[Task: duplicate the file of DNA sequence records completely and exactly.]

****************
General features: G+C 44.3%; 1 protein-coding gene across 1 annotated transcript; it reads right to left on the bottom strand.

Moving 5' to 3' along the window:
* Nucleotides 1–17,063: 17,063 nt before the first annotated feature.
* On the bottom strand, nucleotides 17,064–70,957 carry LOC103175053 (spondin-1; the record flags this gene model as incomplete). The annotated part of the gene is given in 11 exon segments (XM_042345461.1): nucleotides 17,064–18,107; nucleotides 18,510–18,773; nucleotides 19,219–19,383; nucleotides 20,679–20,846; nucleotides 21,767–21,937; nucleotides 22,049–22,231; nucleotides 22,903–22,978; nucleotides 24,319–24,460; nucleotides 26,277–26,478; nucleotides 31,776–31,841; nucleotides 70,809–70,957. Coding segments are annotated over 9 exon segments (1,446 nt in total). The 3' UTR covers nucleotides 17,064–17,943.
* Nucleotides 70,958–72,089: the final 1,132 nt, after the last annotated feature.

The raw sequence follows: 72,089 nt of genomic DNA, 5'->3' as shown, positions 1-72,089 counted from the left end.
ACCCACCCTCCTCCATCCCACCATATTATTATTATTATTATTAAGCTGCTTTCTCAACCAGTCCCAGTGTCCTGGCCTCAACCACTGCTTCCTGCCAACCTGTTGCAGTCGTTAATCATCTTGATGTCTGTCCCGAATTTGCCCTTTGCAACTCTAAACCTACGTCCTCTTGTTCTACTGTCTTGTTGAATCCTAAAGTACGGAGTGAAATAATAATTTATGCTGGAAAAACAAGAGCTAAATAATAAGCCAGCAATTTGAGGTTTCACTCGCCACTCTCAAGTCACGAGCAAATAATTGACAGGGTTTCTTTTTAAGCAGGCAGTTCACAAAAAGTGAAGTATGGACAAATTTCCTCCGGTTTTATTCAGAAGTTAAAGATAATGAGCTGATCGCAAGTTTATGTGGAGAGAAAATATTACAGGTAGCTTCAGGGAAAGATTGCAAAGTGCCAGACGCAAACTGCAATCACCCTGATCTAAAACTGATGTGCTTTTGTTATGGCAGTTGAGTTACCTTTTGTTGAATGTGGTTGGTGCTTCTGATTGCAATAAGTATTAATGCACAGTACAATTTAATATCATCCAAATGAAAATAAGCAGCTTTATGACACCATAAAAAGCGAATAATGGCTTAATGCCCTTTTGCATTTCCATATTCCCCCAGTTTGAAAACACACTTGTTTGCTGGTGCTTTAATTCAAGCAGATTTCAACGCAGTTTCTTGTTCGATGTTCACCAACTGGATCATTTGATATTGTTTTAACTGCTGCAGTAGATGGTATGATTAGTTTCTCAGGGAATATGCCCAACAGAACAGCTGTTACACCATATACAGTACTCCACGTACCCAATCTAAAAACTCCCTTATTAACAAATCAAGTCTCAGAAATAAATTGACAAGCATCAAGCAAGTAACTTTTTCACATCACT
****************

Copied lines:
General features: G+C 44.3%; 1 protein-coding gene across 1 annotated transcript; it reads right to left on the bottom strand.

Moving 5' to 3' along the window:
* Nucleotides 1–17,063: 17,063 nt before the first annotated feature.
* On the bottom strand, nucleotides 17,064–70,957 carry LOC103175053 (spondin-1; the record flags this gene model as incomplete). The annotated part of the gene is given in 11 exon segments (XM_042345461.1): nucleotides 17,064–18,107; nucleotides 18,510–18,773; nucleotides 19,219–19,383; nucleotides 20,679–20,846; nucleotides 21,767–21,937; nucleotides 22,049–22,231; nucleotides 22,903–22,978; nucleotides 24,319–24,460; nucleotides 26,277–26,478; nucleotides 31,776–31,841; nucleotides 70,809–70,957. Coding segments are annotated over 9 exon segments (1,446 nt in total). The 3' UTR covers nucleotides 17,064–17,943.
* Nucleotides 70,958–72,089: the final 1,132 nt, after the last annotated feature.

The raw sequence follows: 72,089 nt of genomic DNA, 5'->3' as shown, positions 1-72,089 counted from the left end.
ACCCACCCTCCTCCATCCCACCATATTATTATTATTATTATTAAGCTGCTTTCTCAACCAGTCCCAGTGTCCTGGCCTCAACCACTGCTTCCTGCCAACCTGTTGCAGTCGTTAATCATCTTGATGTCTGTCCCGAATTTGCCCTTTGCAACTCTAAACCTACGTCCTCTTGTTCTACTGTCTTGTTGAATCCTAAAGTACGGAGTGAAATAATAATTTATGCTGGAAAAACAAGAGCTAAATAATAAGCCAGCAATTTGAGGTTTCACTCGCCACTCTCAAGTCACGAGCAAATAATTGACAGGGTTTCTTTTTAAGCAGGCAGTTCACAAAAAGTGAAGTATGGACAAATTTCCTCCGGTTTTATTCAGAAGTTAAAGATAATGAGCTGATCGCAAGTTTATGTGGAGAGAAAATATTACAGGTAGCTTCAGGGAAAGATTGCAAAGTGCCAGACGCAAACTGCAATCACCCTGATCTAAAACTGATGTGCTTTTGTTATGGCAGTTGAGTTACCTTTTGTTGAATGTGGTTGGTGCTTCTGATTGCAATAAGTATTAATGCACAGTACAATTTAATATCATCCAAATGAAAATAAGCAGCTTTATGACACCATAAAAAGCGAATAATGGCTTAATGCCCTTTTGCATTTCCATATTCCCCCAGTTTGAAAACACACTTGTTTGCTGGTGCTTTAATTCAAGCAGATTTCAACGCAGTTTCTTGTTCGATGTTCACCAACTGGATCATTTGATATTGTTTTAACTGCTGCAGTAGATGGTATGATTAGTTTCTCAGGGAATATGCCCAACAGAACAGCTGTTACACCATATACAGTACTCCACGTACCCAATCTAAAAACTCCCTTATTAACAAATCAAGTCTCAGAAATAAATTGACAAGCATCAAGCAAGTAACTTTTTCACATCACT